I know that not everyone gets to see "behind the closed doors" of a company like Elastic, but I might shed some insights as to conversations we've been having here, since I think it may aid in transparency.
Before we even set off to have a proprietary "Elastic License", one set of conversations was that indeed, we wanted to be really obvious about our license allows/doesn't allow someone to do. For example, I know license.txt files are difficult for most of us in software development to parse, but we spent a lot of time honing our license to make sure it was very permissive relative to many "closed source licenses" and even include an e-mail address in the license if someone wanted sure and needed to get some validation that what they're doing is OK/not OK. I'm sure some people will argue that any non-OSI-approved license is out of scope for this conversation (and I'm not wanting to start a war on license files here), but I did want to point out that we went all the way down to thinking deeply about a very permissive/understandable license file relative to others I've seen, and we didn't do any of this until we felt that was in a pretty good place.
One of the things that permeates to the next level down of transparency is that we did want our development to happen in the open as much as possible. We used to have all of our proprietary code in a separate, private repository and we found that it was a bad experience for several stakeholders. Our users and customers didn't get to file/track issues themselves but instead had to rely on our support team to be a proxy. That was especially bad for the users of our free (but commercial, a.k.a. our Basic Licensed) software, which had to file issues on this forum which then went away into a private repository that they couldn't track, etc. It also led to development headaches internally: building source and CI from multiple repositories that had to be checked against one another. Simultaneously we also had explicit asks from several of our users / customers to contribute Elastic Licensed code, particularly when it integrates with another Elastic Licensed feature. I know that sounds funny for a lot of people, but there were a variety of instances of it, including additions to features that the user didn't want to maintain the code themselves long-term. We also get requests from users to audit our commercial code or have our software provided to a 3rd party software escrow, which caused another set of issues. Having our commercial (including the free) software open (and developed in the open) helps to achieve a great number of things with our users.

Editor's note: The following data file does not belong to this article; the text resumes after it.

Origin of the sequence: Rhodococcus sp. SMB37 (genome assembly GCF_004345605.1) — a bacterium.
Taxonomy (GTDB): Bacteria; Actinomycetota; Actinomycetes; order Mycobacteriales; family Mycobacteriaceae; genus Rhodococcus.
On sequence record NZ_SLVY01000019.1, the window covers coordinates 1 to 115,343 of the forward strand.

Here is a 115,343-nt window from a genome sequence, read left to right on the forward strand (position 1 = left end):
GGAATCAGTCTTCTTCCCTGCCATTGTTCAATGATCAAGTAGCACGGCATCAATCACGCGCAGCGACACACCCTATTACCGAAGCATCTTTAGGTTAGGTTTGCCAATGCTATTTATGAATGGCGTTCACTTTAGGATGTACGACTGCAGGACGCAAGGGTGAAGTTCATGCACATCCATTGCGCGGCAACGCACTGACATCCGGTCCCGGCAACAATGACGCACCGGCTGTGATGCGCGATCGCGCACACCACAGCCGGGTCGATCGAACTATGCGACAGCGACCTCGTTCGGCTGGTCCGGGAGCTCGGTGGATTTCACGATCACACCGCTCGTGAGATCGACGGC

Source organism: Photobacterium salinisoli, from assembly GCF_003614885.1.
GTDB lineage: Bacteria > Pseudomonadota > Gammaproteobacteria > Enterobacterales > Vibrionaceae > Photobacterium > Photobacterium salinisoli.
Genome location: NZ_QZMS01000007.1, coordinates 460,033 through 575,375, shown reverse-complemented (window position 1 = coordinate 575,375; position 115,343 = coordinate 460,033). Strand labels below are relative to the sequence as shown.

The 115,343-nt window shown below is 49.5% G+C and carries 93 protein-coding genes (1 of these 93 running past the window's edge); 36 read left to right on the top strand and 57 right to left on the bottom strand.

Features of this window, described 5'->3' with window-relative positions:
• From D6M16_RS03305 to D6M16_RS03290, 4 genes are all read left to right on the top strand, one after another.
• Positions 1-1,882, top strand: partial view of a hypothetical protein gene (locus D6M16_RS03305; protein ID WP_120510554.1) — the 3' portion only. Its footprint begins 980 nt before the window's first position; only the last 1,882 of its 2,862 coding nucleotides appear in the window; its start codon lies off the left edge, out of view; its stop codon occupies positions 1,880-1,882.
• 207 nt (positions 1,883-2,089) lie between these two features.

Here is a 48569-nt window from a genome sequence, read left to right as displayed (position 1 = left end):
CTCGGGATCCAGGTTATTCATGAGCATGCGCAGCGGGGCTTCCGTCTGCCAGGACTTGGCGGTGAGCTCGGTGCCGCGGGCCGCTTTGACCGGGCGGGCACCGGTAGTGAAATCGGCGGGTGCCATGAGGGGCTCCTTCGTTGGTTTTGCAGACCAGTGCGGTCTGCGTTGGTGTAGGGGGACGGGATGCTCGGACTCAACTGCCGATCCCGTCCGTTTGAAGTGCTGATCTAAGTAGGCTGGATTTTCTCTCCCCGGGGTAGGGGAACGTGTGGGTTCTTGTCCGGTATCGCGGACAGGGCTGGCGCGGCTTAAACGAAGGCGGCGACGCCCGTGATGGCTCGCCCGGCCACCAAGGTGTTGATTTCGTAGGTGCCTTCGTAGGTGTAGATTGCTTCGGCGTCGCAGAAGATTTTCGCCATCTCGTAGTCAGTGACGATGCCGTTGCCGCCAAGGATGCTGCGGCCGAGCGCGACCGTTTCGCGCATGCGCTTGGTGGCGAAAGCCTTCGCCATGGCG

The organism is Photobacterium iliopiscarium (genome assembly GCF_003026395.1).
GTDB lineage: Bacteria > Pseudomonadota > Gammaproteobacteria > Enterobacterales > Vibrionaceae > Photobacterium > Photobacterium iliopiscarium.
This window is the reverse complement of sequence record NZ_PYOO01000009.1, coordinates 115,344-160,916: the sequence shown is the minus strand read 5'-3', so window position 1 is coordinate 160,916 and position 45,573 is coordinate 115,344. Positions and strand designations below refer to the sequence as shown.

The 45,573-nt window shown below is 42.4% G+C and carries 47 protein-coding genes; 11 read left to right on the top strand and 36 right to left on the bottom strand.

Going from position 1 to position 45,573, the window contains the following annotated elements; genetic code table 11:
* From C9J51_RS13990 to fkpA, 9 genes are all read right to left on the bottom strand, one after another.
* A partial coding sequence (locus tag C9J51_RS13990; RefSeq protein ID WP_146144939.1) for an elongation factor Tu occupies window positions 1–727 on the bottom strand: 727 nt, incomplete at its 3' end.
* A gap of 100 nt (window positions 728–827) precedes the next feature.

You've pointed out a potential downside that we recognized as well (and have attempted to prevent, which I'll talk about) to all of the code being open, which is that you could stumble on commercial code/development. We've striven to make our software as transparent and faithful to the community as possible through a variety of mechanisms to help avoid this problem. On the binary artifact side, we've continued to produce an Apache2 licensed build on a separate page/as a separate download that we continue to release (in various binary forms). On the code side, we've tried to deal with this by putting things inside of a dedicated directory (
x-pack) so that you can easily exclude it if you want to.
The GitHub/discuss issue side is admittedly probably the hardest problem to deal with, and one we're thinking about a lot: if a community member comments on an issue and we're still in ideation stage on whether/how we'd do a feature, does that constitute that the feature needs to be OSS? If someone posts on our forums or talks to us at a conference about an idea? What if it's a commercial customer at a conference explicitly trying to ask for an enhancement request or a commercial customer that just doesn't care about the license? Ideas come from all over the place and I'm sure you can imagine the nuance to defining what conversations constitute significant contributions vs something that's "hard" like code. It's something that's a really tricky line to walk and there's a lot of grey area. To be clear, I'm not being defensive: it's an area I think we can still get better at to avoid confusion, and as Steve mentioned, this thread has started some great conversations -- both on this thread and at Elastic -- about how we could be more transparent and faithful to all parties. We're thinking about e.g. tagging on GitHub and other mechanisms we could potentially use to improve the awareness throughout the process. I hope this comes across as us not shutting down conversation but instead trying to improve. We've really been trying to be more transparent with everyone, though we've had some stumbles along the way (like all software). Changing the license of an experimental feature was really uncharacteristic for us -- I hope you notice that we don't have a history of "bait and switch" so to speak, but even so, as Steve mentioned, we're working on ways to prevent this type of thing from happening in the future.
In any case, having a free and open licensed tier has always carried the goal of having this type of transparency with the community: to help engage communication, get feedback on what parts of the software work and what needs improvement, to help speed up our users success, and to not gatekeep all of that behind a support team that required a paid subscription even for those that just want to use the free software. We've seen generally positive feedback from our users on this and a lot of engagement and excitement around being able to participate in features they used to have a bad experience in talking about, though I do fully get that not everyone wants to participate; that's where we'll continue to try to iterate to make things more transparent.